Article: published in Physical Review Letters by Elena del Valle and Antonio I. Fernández Domínguez, IFIMAC researchers and members of the Department of Theoretical Condensed Matter Physics.
Chirality (or handedness) is an important concept across modern science. The word “chiral” was originally used to describe objects which were not identical to their mirror images, but now the term now encompasses asymmetries in many forms, including in chemical reactions and in sub-nuclear processes. The emerging field of chiral quantum optics is concerned with systems where forward and backward moving photons interact differently with a quantum emitter (such as atoms, molecules or quantum dots) The most extreme case of chirality is the unidirectional (or one-way) coupling between two quantum systems. Scientists are increasingly interested in exploiting chiral light-matter interactions in order to realize novel applications in the areas of quantum communication, information and computing.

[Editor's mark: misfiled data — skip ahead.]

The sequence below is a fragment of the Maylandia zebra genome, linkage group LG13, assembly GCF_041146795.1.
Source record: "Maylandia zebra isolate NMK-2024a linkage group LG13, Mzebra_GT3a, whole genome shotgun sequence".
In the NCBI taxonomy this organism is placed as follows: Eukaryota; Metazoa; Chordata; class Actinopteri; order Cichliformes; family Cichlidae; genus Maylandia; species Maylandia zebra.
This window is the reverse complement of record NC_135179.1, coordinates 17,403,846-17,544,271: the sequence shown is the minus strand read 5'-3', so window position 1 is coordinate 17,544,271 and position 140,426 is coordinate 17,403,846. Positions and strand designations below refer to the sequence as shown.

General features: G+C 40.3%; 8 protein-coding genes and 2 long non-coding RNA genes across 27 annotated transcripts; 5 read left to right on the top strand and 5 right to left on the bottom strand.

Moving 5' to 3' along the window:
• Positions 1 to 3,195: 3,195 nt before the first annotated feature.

New insight into the area of chiral quantum optics has now been revealed in a work published in Physical Review Letters (PRL) by Elena del Valle, Antonio Fernández-Domínguez and co-workers. This work proposes a system consisting of two circularly-polarized quantum emitters held above a plasmonic surface as tunable setup in which one may explore chiral light-matter coupling at the nanoscale. Most excitingly, these researchers reveal a hitherto unknown regime, dubbed “quasichiral”, which is the stage for a number of remarkable quantum optical phenomena. In particular, the quasichiral regime gives rise to extremely sharp and intense spectral features (which may be important for sensing) and strong photon correlations, including strong photon antibunching (which appears in a remarkable butterfly structure in the two-photon spectra). The full article can be read here. [Full article]